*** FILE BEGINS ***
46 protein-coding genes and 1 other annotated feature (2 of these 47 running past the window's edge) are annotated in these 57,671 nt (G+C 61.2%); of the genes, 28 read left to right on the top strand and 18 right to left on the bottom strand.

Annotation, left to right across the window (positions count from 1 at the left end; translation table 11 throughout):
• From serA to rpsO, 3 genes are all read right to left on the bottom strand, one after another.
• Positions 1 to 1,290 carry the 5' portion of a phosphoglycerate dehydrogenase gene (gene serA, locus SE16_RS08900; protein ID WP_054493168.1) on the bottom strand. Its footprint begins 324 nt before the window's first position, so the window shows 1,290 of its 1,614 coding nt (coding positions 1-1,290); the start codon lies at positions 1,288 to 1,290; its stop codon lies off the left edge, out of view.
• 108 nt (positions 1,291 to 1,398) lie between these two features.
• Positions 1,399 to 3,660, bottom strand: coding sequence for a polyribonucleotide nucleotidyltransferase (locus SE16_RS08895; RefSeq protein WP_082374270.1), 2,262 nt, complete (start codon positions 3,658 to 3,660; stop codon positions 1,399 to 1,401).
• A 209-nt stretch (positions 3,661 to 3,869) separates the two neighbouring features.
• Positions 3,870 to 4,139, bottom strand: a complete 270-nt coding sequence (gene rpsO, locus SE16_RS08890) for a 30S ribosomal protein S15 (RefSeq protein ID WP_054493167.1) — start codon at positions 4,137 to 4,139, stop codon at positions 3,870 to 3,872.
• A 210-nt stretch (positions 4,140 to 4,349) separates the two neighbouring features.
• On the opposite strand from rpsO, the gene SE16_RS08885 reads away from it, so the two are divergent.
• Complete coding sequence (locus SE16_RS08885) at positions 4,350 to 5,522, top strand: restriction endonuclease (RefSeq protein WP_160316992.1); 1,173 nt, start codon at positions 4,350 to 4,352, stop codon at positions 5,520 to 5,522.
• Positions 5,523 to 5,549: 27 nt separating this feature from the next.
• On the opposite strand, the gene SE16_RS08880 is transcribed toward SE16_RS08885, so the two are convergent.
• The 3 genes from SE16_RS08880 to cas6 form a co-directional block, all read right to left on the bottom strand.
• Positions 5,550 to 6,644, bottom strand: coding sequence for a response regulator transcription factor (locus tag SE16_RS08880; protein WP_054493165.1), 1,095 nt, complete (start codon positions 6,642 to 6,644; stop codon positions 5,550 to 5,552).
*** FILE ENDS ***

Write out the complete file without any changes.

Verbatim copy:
46 protein-coding genes and 1 other annotated feature (2 of these 47 running past the window's edge) are annotated in these 57,671 nt (G+C 61.2%); of the genes, 28 read left to right on the top strand and 18 right to left on the bottom strand.

Annotation, left to right across the window (positions count from 1 at the left end; translation table 11 throughout):
• From serA to rpsO, 3 genes are all read right to left on the bottom strand, one after another.
• Positions 1 to 1,290 carry the 5' portion of a phosphoglycerate dehydrogenase gene (gene serA, locus SE16_RS08900; protein ID WP_054493168.1) on the bottom strand. Its footprint begins 324 nt before the window's first position, so the window shows 1,290 of its 1,614 coding nt (coding positions 1-1,290); the start codon lies at positions 1,288 to 1,290; its stop codon lies off the left edge, out of view.
• 108 nt (positions 1,291 to 1,398) lie between these two features.
• Positions 1,399 to 3,660, bottom strand: coding sequence for a polyribonucleotide nucleotidyltransferase (locus SE16_RS08895; RefSeq protein WP_082374270.1), 2,262 nt, complete (start codon positions 3,658 to 3,660; stop codon positions 1,399 to 1,401).
• A 209-nt stretch (positions 3,661 to 3,869) separates the two neighbouring features.
• Positions 3,870 to 4,139, bottom strand: a complete 270-nt coding sequence (gene rpsO, locus SE16_RS08890) for a 30S ribosomal protein S15 (RefSeq protein ID WP_054493167.1) — start codon at positions 4,137 to 4,139, stop codon at positions 3,870 to 3,872.
• A 210-nt stretch (positions 4,140 to 4,349) separates the two neighbouring features.
• On the opposite strand from rpsO, the gene SE16_RS08885 reads away from it, so the two are divergent.
• Complete coding sequence (locus SE16_RS08885) at positions 4,350 to 5,522, top strand: restriction endonuclease (RefSeq protein WP_160316992.1); 1,173 nt, start codon at positions 4,350 to 4,352, stop codon at positions 5,520 to 5,522.
• Positions 5,523 to 5,549: 27 nt separating this feature from the next.
• On the opposite strand, the gene SE16_RS08880 is transcribed toward SE16_RS08885, so the two are convergent.
• The 3 genes from SE16_RS08880 to cas6 form a co-directional block, all read right to left on the bottom strand.
• Positions 5,550 to 6,644, bottom strand: coding sequence for a response regulator transcription factor (locus tag SE16_RS08880; protein WP_054493165.1), 1,095 nt, complete (start codon positions 6,642 to 6,644; stop codon positions 5,550 to 5,552).